Another use of convex lenses is to manufacture prescription glasses to correct farsightedness. This is a problem where the subject can see objects that are close to them. The convex lens helps to form the image onto the retina of the eye.

Concave lenses

As you have just read in the previous definition, concave lenses are the exact opposite of convex lenses. They tend to be thicker towards the edges of the frame. The purpose of concave lenses is to refract the light outwards. This ensures that the lights rays ‘appear’ to merge at a point that is in front of the lens.

concave lens

Concave lenses are also used for manufacturing prescription glasses. Because the image is projected to merge in front of the lens, they are used for lenses to correct nearsightedness. People with nearsightedness are unable to form the image onto the retina at the back of the eye. These lenses correct that problem.

Use in manufacturing photographic lenses

Both convex and concave lenses are used in manufacturing of photographic lenses. Let’s look at a few examples where they are used.

The simplest photographic lens

In the simplest form, a photographic lens would be made by a single convex lens. Light passing through that convex lens would get refracted.

With a convex lens, light passes through the lens and is slightly bent inwards. Due to this phenomenon, the image formed on the image plane is upside down. Remember, how we experimented with pinhole cameras in our school physics class? It is the same concept.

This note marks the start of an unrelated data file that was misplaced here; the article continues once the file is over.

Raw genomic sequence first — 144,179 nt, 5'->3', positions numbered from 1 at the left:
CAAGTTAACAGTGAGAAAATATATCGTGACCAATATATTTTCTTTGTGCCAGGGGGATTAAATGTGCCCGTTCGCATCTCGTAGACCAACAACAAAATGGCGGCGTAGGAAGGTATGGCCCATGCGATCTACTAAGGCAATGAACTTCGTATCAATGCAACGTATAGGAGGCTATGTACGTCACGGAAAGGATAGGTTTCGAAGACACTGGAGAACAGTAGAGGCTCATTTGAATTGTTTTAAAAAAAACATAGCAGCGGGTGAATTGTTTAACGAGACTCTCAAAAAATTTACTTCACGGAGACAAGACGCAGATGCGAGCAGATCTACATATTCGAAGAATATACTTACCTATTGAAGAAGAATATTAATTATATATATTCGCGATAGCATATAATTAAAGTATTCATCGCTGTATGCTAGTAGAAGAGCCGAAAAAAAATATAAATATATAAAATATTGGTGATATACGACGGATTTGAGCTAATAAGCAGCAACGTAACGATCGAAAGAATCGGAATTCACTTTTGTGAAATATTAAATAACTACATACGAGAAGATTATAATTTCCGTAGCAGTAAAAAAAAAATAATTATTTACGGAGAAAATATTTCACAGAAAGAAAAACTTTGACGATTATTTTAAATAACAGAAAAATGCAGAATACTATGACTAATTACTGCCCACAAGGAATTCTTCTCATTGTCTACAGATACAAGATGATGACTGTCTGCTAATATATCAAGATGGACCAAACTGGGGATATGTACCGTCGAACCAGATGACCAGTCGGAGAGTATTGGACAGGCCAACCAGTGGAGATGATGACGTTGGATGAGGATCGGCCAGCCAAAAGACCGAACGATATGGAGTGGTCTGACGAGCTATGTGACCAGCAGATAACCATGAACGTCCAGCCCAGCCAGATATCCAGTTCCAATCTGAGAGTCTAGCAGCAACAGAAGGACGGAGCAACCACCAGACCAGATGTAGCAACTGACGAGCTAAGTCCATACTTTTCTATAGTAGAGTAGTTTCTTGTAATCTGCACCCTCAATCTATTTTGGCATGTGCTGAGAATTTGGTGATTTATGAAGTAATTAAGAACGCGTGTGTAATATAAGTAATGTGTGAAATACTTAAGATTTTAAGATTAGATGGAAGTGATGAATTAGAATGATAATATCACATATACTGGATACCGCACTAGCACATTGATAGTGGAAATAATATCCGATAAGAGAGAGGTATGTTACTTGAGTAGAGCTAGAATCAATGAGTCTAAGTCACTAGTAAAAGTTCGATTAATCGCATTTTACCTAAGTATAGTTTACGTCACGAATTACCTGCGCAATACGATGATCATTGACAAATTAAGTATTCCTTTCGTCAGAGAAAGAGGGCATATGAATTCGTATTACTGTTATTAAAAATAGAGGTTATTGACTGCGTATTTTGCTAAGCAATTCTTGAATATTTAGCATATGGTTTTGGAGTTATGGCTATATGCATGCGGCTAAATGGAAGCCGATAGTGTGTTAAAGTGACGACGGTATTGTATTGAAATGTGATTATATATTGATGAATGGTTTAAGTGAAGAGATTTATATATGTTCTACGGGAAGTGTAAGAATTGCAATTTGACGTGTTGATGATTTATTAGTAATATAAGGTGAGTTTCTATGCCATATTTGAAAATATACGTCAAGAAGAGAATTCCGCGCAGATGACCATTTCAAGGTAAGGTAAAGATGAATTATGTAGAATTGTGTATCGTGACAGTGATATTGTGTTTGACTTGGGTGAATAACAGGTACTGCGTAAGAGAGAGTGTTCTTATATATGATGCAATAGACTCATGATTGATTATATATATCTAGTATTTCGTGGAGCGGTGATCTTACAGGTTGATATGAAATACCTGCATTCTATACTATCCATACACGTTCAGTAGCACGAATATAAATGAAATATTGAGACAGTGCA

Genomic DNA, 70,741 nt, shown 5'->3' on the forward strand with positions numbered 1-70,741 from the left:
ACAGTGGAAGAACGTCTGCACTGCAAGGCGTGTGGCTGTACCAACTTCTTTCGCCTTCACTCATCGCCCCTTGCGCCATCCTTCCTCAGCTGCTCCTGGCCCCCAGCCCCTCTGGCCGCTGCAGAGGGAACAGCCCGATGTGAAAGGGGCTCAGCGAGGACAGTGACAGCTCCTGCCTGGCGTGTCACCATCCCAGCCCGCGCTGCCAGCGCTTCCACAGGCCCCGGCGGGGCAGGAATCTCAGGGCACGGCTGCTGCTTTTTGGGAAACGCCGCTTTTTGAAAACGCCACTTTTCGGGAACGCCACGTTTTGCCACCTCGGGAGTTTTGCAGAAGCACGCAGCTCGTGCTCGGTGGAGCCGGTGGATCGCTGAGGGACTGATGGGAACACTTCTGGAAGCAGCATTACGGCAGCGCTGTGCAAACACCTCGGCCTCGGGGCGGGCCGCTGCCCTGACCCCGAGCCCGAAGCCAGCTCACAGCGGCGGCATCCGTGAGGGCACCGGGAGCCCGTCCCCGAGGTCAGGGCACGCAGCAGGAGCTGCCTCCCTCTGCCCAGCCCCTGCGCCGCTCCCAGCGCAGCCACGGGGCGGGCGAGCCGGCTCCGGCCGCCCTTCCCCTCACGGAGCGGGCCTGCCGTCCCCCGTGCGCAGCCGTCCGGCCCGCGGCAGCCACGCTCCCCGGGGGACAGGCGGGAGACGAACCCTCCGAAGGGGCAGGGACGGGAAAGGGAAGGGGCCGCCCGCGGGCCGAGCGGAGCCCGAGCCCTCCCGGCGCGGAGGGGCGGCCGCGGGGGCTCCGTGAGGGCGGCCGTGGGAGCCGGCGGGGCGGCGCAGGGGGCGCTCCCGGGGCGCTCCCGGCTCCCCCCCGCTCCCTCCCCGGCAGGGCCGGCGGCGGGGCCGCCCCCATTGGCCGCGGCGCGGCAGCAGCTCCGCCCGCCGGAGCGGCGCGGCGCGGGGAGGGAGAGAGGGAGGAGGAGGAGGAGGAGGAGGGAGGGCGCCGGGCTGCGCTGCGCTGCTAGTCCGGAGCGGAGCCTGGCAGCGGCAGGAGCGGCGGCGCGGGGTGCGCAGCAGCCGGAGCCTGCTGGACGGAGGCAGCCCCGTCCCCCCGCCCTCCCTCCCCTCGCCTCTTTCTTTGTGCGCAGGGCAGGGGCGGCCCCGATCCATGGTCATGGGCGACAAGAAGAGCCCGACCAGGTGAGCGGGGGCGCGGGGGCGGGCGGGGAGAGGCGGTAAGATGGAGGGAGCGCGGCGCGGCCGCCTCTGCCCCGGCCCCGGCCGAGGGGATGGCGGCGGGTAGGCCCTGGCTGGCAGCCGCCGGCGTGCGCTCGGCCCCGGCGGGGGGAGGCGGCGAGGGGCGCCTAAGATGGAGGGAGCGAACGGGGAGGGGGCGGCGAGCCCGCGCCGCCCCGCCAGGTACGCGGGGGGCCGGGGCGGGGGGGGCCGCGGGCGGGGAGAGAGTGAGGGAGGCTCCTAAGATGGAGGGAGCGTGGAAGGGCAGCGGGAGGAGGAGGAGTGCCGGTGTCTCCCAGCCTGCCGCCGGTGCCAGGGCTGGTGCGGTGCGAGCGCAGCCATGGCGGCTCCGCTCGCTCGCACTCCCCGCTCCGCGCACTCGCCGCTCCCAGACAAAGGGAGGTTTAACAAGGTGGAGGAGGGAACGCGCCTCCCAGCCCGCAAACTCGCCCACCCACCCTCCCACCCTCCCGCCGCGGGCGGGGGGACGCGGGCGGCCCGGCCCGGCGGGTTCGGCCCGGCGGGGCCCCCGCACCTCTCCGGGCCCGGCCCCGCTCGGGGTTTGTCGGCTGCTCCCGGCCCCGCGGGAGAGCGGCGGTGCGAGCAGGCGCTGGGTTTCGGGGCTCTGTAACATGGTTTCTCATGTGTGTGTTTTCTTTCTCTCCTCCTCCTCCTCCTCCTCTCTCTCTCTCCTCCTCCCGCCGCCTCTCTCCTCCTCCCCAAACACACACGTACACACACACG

However, this simple experiment is rarely used in real-life situations because a single spherical convex lens is incapable of producing an image that is perfectly focused on the image plane.


Because light traveling from the edge of the lens converges at a different focal point compared to the light that is traveling from the center of the lens. Yes, this happens because of the curvature of the spherical convex lens and also sometimes depends on the quality of the lens which may have different refractive indices at different points.

What you get as a result is known as spherical aberration.

Anyways, this has to be corrected in photography otherwise the image will appear weird. And to correct this problem aspherical lens elements are used.

Telephoto lenses